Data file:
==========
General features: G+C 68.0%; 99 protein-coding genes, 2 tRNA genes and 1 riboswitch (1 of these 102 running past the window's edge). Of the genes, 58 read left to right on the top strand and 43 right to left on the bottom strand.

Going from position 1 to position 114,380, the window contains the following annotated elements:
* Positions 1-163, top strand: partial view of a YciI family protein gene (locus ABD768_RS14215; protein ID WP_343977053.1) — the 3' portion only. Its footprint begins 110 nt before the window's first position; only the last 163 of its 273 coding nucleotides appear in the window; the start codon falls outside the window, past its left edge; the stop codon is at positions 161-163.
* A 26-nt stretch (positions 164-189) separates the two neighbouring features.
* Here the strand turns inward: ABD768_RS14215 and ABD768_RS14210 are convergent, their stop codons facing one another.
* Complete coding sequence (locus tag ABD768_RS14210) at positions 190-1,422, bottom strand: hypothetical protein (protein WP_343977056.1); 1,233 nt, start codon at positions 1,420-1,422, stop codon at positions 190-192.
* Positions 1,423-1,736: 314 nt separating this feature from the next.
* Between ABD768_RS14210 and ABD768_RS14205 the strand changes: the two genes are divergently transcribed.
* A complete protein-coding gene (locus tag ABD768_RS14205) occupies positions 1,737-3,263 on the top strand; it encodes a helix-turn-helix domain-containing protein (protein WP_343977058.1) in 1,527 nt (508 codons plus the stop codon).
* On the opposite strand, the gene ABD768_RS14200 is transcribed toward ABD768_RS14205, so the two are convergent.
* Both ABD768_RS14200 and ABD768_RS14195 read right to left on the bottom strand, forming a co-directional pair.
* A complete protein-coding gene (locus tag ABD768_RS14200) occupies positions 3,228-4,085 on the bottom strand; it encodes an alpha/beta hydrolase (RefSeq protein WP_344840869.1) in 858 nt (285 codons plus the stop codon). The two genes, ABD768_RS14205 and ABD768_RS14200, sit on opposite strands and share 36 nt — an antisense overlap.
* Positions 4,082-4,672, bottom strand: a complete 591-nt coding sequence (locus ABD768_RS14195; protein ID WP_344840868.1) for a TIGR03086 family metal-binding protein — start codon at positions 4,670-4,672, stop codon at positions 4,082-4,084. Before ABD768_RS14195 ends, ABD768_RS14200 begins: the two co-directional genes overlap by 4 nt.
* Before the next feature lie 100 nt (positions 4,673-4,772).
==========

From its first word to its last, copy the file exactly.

General features: G+C 68.0%; 99 protein-coding genes, 2 tRNA genes and 1 riboswitch (1 of these 102 running past the window's edge). Of the genes, 58 read left to right on the top strand and 43 right to left on the bottom strand.

Going from position 1 to position 114,380, the window contains the following annotated elements:
* Positions 1-163, top strand: partial view of a YciI family protein gene (locus ABD768_RS14215; protein ID WP_343977053.1) — the 3' portion only. Its footprint begins 110 nt before the window's first position; only the last 163 of its 273 coding nucleotides appear in the window; the start codon falls outside the window, past its left edge; the stop codon is at positions 161-163.
* A 26-nt stretch (positions 164-189) separates the two neighbouring features.
* Here the strand turns inward: ABD768_RS14215 and ABD768_RS14210 are convergent, their stop codons facing one another.
* Complete coding sequence (locus tag ABD768_RS14210) at positions 190-1,422, bottom strand: hypothetical protein (protein WP_343977056.1); 1,233 nt, start codon at positions 1,420-1,422, stop codon at positions 190-192.
* Positions 1,423-1,736: 314 nt separating this feature from the next.
* Between ABD768_RS14210 and ABD768_RS14205 the strand changes: the two genes are divergently transcribed.
* A complete protein-coding gene (locus tag ABD768_RS14205) occupies positions 1,737-3,263 on the top strand; it encodes a helix-turn-helix domain-containing protein (protein WP_343977058.1) in 1,527 nt (508 codons plus the stop codon).
* On the opposite strand, the gene ABD768_RS14200 is transcribed toward ABD768_RS14205, so the two are convergent.
* Both ABD768_RS14200 and ABD768_RS14195 read right to left on the bottom strand, forming a co-directional pair.
* A complete protein-coding gene (locus tag ABD768_RS14200) occupies positions 3,228-4,085 on the bottom strand; it encodes an alpha/beta hydrolase (RefSeq protein WP_344840869.1) in 858 nt (285 codons plus the stop codon). The two genes, ABD768_RS14205 and ABD768_RS14200, sit on opposite strands and share 36 nt — an antisense overlap.
* Positions 4,082-4,672, bottom strand: a complete 591-nt coding sequence (locus ABD768_RS14195; protein ID WP_344840868.1) for a TIGR03086 family metal-binding protein — start codon at positions 4,670-4,672, stop codon at positions 4,082-4,084. Before ABD768_RS14195 ends, ABD768_RS14200 begins: the two co-directional genes overlap by 4 nt.
* Before the next feature lie 100 nt (positions 4,673-4,772).